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THE SNOWY MOUNTAINS - Alpine High Country
The Snowy Mountains are found in the south of the state roughly between the Hume and Monaro Highways and along the Snowy
Mountains Highway which runs from near Gundagi to join the Monaro Highway above Cooma. It includes Australia's highest peak in Mt.
Koscuiszko (2,228 metres-app 7310ft) and holds the snow resorts of the New South Wales alps. Skiing in Australia is seasonal with snowfalls in winter
(Mainly June, July and August depending on conditions).
At other time the alps are popular places for climbing and bush walking.
It was first explored by Europeans in 1835, and in 1840, Edmund Strzelecki climbed and named Mount Kosciuszko
after a Polish war hero, General Tadeusz Koscuiszko. High country stockmen followed who used the Snowy Mountains for grazing during the summer months.
Banjo Paterson's famous poem 'The Man From Snowy River' recalls this era. Cattle graziers have left a legacy of
mountain huts scattered across the area which are maintained by the National Parks and Wildlife Service or volunteer
The discovery of gold in the high country near Kiandra in the 19th century led to a mini gold rush which saw
some 4,000 people at Kiandra which then had 14 hotels. Kiandra became a ghost
town of ruins and abandoned diggings after the last residents left in 1914.
The Kosciuszko National Park came into existence as the National Chase Snowy Mountains on 5 December 1906. In 1944
this became the Kosciuszko State Park, and then the Kosciuszko National Park in 1967.
Recreational skiing began at Kiandra in the 1860s and flourished in the 20th century following the commencement
of the massive Snowy Mountains Hydro-Electric Scheme between 1949 and 1976 and in particular, the construction of Guthega
Dam, brought many European workers to the district and opened up access to the ranges.
Skifields around Kosciusko were established during this period, though their existence is now little
realised. The Australian Alpine Club was founded in 1950 by Charles Anton. Huts were constructed in the "Backcountry"
close to Mount Kosciusko, including Kunama Hut, which opened for the 1953 season. A rope tow was installed on Mount
Northcote at the site and opened in 1954. The site proved excellent for speed skiing, but the hut was destroyed in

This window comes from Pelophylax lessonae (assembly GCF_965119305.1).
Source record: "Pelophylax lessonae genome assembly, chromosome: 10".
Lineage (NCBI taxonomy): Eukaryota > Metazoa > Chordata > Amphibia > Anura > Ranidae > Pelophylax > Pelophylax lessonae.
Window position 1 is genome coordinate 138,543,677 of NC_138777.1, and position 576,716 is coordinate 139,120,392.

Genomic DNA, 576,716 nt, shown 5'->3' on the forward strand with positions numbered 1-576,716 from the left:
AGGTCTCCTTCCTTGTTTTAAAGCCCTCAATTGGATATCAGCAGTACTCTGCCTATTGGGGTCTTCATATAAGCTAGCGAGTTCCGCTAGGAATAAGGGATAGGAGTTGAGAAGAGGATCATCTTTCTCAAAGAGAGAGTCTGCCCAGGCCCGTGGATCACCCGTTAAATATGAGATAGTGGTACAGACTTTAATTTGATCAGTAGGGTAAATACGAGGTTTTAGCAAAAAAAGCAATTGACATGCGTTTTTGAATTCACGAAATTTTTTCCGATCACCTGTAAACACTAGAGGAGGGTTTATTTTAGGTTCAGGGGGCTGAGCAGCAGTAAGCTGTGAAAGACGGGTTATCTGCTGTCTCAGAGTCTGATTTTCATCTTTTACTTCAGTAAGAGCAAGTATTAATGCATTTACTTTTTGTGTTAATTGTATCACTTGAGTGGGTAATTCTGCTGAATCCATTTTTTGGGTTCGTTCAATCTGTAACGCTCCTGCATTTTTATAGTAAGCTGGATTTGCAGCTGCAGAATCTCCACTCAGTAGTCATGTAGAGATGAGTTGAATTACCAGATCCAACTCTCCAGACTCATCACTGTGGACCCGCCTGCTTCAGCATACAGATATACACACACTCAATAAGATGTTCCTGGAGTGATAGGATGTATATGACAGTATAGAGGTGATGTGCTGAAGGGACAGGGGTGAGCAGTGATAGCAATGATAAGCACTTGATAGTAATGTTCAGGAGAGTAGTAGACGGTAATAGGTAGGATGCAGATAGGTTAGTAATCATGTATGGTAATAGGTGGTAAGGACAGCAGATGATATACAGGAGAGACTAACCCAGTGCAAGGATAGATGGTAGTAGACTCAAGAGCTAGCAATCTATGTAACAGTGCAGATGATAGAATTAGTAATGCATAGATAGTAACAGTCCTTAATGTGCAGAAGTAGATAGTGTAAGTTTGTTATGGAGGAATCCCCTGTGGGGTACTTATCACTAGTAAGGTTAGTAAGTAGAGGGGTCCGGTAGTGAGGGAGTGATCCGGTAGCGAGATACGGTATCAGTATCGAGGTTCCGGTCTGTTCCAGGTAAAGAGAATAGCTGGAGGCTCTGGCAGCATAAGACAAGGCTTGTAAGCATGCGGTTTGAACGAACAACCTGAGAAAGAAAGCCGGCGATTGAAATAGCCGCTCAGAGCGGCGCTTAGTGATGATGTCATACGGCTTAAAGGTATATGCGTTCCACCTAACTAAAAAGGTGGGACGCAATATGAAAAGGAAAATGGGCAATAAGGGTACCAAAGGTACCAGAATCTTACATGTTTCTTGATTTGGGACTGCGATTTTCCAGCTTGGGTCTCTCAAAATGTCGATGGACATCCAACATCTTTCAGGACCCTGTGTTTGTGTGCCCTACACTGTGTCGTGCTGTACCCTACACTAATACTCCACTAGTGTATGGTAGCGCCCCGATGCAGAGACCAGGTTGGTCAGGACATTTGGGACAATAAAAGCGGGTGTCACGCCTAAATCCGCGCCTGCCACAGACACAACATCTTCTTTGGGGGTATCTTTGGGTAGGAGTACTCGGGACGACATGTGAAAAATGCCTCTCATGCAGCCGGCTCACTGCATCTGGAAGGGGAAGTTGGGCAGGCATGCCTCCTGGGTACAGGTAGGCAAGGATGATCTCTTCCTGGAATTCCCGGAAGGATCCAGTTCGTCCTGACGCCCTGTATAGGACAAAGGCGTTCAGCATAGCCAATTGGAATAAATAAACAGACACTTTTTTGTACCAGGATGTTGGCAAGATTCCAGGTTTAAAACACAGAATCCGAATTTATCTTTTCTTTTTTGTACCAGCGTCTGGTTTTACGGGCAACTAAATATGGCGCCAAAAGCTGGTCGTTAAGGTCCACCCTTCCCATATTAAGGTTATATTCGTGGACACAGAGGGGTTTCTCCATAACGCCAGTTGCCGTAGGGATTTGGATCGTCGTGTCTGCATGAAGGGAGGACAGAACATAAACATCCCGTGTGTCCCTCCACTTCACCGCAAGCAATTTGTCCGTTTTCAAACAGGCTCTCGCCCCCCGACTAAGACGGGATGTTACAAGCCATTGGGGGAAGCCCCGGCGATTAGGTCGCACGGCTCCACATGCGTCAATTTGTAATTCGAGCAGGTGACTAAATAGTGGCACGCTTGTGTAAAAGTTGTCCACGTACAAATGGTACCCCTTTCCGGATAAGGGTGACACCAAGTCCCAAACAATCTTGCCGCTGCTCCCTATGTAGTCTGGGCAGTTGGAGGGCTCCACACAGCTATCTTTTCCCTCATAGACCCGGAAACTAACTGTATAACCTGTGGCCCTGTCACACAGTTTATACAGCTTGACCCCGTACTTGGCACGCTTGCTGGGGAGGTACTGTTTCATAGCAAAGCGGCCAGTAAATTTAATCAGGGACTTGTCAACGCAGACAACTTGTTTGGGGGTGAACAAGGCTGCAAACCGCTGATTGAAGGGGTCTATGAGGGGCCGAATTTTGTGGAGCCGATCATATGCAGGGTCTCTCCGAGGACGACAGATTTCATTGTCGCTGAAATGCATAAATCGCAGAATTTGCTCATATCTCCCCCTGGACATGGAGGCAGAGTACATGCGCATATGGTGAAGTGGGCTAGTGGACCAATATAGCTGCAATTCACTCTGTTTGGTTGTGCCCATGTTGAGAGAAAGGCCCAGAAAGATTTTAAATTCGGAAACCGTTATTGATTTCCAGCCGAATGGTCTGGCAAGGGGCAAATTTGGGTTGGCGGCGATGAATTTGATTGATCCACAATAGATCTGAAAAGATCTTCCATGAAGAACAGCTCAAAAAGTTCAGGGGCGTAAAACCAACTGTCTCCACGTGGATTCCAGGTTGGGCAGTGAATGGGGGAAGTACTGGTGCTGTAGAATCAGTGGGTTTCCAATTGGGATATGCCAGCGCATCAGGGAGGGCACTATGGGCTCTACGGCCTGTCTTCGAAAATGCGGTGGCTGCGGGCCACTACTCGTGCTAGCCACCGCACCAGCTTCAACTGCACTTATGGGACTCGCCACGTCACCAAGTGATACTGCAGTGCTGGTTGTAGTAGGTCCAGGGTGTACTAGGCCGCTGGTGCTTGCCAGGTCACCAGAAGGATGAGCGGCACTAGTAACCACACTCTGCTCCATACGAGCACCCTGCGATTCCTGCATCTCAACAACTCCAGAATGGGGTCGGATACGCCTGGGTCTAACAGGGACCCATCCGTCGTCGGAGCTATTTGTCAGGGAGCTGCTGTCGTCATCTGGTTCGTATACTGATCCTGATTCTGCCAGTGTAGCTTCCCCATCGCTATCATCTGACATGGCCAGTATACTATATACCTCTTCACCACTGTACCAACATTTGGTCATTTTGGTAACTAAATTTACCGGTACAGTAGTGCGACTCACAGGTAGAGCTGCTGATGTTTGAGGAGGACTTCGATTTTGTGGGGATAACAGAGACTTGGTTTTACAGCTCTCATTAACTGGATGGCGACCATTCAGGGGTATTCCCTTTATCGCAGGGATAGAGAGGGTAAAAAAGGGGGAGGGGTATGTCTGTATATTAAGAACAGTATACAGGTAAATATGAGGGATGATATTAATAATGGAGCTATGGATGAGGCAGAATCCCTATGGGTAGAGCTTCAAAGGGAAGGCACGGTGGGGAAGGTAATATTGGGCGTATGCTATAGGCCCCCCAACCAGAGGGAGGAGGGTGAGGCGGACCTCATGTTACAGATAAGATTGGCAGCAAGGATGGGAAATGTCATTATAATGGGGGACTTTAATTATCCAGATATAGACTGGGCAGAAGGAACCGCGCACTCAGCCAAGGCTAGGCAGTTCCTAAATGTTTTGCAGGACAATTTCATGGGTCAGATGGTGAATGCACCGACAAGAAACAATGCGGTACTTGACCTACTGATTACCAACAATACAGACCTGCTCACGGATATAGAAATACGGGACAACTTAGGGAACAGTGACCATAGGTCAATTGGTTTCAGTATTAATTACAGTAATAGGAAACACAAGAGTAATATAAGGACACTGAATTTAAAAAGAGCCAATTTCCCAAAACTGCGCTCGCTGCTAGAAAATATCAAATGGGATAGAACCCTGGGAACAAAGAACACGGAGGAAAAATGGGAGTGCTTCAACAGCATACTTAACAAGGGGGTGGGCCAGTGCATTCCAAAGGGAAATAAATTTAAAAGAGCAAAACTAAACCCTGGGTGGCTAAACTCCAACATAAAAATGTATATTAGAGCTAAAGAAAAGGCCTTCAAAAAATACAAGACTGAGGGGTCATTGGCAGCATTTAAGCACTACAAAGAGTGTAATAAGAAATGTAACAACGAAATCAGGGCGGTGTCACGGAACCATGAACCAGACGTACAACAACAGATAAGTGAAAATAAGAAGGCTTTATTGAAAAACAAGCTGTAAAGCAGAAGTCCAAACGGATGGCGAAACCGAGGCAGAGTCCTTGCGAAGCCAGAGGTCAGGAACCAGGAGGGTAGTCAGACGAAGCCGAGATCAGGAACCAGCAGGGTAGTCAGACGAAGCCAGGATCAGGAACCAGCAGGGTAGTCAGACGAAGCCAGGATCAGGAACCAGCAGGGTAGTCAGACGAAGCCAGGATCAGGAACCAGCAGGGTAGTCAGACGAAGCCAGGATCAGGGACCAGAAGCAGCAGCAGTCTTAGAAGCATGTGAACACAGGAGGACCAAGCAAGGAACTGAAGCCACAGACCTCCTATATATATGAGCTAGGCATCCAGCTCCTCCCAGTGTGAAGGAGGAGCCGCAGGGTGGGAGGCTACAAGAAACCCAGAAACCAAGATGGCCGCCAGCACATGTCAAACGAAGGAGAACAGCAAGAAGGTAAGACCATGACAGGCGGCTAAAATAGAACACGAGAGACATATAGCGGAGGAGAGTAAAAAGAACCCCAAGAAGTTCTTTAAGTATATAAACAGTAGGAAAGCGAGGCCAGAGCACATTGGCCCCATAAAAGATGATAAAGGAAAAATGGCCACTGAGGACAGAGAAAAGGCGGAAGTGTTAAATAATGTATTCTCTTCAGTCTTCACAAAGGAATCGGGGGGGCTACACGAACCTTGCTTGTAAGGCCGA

an avalanche, which also killed one person, in 1956.
Anton also recognised the potential of the Thredbo Valley for construction of a major resort and village, with good
vertical terrain. Construction began in 1957. Today, Thredbo has 14 ski-lifts and possesses Australia's longest
ski resort run, the 5.9 km from Karel's T-Bar to Friday Flat; Australia's greatest vertical drop of 672m; and the
highest lifted point in Australia at 2037 m.
Today, there are several main ski resorts in the area. Thredbo, Charlottes Pass, Perisher Valley, Mount Blue Cow and
The last establishment of a major skifield in NSW came with the development of Mount Blue Cow in the 1980s. In 1987
the Swiss designed Skitube Alpine Railway opened to deliver skiers from Bullocks Flat, on the Alpine Way, to Perisher
Valley and to Blue Cow, which also opened in 1987. The operators of Blue Cow purchased Guthega in 1991, and the
new combined resort later merged with Perisher-Smiggins to become the largest ski resort in the Southern Hemisphere.
In 2009 Perisher had 48 lifts covering 1,245 hectares and four village base areas: Perisher Valley, Blue Cow,
Smiggin Holes and Guthega.
ACCOMMODATION & SERVICES:
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Information is available from the Visitor Centres in the district.
GETTING THERE BY ROAD
The best way to reach the snowfields by car is via the Monaro Hwy between Cooma and Canberra, or along the Snowy
Mountains Hwy between Gundagai and Cooma. In winter you will need chains to access the ski resorts and 4WD
There ts a major airport at Canberra.